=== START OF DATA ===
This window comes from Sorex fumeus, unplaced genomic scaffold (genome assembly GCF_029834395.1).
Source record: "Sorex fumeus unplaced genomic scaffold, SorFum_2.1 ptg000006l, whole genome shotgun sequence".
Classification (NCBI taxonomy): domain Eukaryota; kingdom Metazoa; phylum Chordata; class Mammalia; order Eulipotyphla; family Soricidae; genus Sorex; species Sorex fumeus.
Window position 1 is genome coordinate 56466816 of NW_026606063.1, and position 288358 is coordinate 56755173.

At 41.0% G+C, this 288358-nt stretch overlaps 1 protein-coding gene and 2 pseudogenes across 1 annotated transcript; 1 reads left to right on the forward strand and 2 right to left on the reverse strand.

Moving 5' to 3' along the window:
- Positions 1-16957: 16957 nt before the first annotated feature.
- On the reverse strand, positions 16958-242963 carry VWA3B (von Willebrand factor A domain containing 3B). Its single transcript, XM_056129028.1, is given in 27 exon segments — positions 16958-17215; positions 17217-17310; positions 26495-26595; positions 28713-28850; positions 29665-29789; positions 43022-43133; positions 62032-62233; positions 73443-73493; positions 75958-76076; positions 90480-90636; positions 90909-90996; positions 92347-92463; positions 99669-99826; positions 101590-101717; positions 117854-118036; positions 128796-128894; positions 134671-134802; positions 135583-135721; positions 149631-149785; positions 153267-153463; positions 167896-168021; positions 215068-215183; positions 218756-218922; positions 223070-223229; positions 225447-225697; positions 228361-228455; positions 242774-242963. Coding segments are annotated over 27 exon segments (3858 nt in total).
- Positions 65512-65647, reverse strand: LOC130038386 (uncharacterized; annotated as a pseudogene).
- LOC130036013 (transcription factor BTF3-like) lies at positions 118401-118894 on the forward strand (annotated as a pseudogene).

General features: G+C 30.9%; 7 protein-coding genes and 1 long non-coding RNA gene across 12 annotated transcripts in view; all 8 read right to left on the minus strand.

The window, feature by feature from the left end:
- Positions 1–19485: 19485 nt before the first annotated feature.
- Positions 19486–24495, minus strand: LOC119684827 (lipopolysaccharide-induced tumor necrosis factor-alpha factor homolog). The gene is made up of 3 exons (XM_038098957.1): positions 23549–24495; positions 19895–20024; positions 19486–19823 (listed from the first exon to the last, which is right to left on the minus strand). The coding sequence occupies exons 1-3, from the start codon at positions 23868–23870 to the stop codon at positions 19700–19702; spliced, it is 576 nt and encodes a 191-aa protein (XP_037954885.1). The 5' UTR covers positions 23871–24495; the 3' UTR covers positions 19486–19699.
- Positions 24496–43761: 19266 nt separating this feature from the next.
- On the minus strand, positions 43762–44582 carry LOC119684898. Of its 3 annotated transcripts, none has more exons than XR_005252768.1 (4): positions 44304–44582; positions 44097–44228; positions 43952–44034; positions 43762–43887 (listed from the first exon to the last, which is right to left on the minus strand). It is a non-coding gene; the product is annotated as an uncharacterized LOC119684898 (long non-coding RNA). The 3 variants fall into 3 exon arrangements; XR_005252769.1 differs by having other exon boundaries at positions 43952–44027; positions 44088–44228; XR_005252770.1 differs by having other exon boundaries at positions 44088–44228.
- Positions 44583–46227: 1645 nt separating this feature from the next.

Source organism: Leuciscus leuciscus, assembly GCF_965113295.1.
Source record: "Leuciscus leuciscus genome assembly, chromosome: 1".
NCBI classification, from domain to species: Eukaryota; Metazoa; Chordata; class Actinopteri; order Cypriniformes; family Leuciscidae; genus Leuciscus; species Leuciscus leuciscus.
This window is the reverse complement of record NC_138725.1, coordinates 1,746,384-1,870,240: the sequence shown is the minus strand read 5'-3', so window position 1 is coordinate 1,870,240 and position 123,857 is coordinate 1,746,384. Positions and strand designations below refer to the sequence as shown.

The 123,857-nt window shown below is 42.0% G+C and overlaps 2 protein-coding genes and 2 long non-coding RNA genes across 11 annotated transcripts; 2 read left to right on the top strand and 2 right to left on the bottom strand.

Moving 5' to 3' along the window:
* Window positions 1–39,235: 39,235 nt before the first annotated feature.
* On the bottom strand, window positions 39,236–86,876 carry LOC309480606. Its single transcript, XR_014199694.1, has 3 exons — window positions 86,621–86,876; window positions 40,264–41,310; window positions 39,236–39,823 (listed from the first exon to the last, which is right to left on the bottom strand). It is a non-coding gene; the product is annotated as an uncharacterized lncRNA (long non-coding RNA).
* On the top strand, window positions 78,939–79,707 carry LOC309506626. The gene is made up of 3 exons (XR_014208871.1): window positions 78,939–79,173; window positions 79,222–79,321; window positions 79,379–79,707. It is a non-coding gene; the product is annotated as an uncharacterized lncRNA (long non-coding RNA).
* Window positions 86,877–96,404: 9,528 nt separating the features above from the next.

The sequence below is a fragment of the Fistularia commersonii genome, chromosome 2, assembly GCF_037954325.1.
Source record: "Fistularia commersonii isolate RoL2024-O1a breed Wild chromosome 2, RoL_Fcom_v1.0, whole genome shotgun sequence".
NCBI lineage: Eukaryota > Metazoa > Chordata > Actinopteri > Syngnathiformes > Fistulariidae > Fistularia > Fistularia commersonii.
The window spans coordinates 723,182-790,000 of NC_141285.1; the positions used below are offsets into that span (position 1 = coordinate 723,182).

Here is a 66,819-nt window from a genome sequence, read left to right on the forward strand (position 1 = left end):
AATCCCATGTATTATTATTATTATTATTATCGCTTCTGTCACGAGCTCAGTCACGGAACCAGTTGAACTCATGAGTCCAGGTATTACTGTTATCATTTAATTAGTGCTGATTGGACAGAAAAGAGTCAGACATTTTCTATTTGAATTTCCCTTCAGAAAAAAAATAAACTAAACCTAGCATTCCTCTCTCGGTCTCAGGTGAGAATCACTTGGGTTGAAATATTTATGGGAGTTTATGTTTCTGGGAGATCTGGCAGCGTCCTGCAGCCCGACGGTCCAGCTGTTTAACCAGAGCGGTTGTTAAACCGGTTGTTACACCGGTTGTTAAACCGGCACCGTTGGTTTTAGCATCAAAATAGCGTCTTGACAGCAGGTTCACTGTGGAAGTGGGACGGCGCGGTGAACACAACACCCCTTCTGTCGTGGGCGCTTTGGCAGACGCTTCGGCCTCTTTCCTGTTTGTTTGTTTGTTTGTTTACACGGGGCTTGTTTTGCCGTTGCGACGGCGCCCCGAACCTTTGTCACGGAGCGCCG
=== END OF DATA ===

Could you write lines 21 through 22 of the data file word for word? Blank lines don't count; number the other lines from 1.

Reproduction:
This window is the reverse complement of record NC_138725.1, coordinates 1,746,384-1,870,240: the sequence shown is the minus strand read 5'-3', so window position 1 is coordinate 1,870,240 and position 123,857 is coordinate 1,746,384. Positions and strand designations below refer to the sequence as shown.

The 123,857-nt window shown below is 42.0% G+C and overlaps 2 protein-coding genes and 2 long non-coding RNA genes across 11 annotated transcripts; 2 read left to right on the top strand and 2 right to left on the bottom strand.